At this point in the semester, many Wake Forest students are starting to feel the stress of exams and final grades. In an environment as academically oriented and motivated at Wake Forest, many Demon Deacons place a lot of importance on high grades.
However, as university regulations currently stand, exactly how students’ numeric grades are translated into letter grades is largely up to the professor, and such decisions can vary widely. For example, one member of the Editorial Board has taken classes within the same department in which the minimum overall grade required to earn an A has ranged from 92.5% to 95%. Another member of the Editorial Board has taken a class wherein students only earned an A if they scored 97% or above.
The staff of the Old Gold & Black feels that such disparities between grading scales should be eliminated and that grading scales should be standardized, at least by department. There may be a significant difference in quality between class performance that earns a 92.5% and that which earns a 94.99% — but by the grading standards of some real-life Wake Forest classes, the former could earn an A while the latter could earn an A-. The Editorial Board recognizes that standardizing grading may be impractical across the entire university due to the divergent nature of many different classes, but professors within departments should operate according to the same procedures.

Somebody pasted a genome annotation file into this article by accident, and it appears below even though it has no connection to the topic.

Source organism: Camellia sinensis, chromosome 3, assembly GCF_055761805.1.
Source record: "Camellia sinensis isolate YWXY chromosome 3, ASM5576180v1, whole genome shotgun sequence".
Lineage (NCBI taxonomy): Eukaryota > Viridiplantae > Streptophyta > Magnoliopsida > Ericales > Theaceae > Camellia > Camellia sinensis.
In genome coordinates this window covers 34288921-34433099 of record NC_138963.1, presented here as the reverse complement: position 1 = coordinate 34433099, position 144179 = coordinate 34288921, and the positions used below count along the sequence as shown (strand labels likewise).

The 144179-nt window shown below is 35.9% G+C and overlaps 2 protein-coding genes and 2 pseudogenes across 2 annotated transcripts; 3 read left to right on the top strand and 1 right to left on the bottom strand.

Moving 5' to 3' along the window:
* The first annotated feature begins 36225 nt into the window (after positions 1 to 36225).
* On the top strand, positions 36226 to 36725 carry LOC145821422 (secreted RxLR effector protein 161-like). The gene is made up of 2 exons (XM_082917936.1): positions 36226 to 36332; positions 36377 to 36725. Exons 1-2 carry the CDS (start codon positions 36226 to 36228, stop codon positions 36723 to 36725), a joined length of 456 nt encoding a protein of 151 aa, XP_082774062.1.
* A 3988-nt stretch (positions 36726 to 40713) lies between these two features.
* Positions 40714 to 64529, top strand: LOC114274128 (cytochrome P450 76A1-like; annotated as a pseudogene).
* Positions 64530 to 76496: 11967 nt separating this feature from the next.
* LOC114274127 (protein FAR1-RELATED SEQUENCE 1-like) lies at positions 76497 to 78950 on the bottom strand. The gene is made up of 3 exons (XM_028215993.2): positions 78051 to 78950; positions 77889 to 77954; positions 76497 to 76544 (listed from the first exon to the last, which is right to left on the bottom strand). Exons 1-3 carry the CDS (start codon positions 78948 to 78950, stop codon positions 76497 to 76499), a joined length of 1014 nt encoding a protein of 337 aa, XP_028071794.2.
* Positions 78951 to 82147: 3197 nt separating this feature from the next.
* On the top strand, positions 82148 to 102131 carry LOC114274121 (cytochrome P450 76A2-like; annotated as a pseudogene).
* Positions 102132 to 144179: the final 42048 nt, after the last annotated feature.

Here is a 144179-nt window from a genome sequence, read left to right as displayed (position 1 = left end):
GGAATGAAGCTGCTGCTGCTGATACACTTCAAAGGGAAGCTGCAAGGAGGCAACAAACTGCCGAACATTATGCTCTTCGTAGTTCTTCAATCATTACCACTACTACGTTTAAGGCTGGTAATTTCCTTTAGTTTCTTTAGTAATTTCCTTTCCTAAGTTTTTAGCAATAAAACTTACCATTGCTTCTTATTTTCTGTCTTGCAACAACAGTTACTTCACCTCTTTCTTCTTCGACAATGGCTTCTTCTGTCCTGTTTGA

In addition, grade standardization could help potential employers and graduate school admissions committees — who must heavily rely upon grades to see a snapshot of a student’s academic career — to better understand what the letters on a student’s transcript actually mean. Indeed, employers and graduate schools would not have reason to know that a student earned a lower or higher grade due in part to a particular professor’s grading standards, which could influence students’ future prospects.
With the current inconsistency in grading scale, no one can decipher with certainty what a particular letter grade actually represents.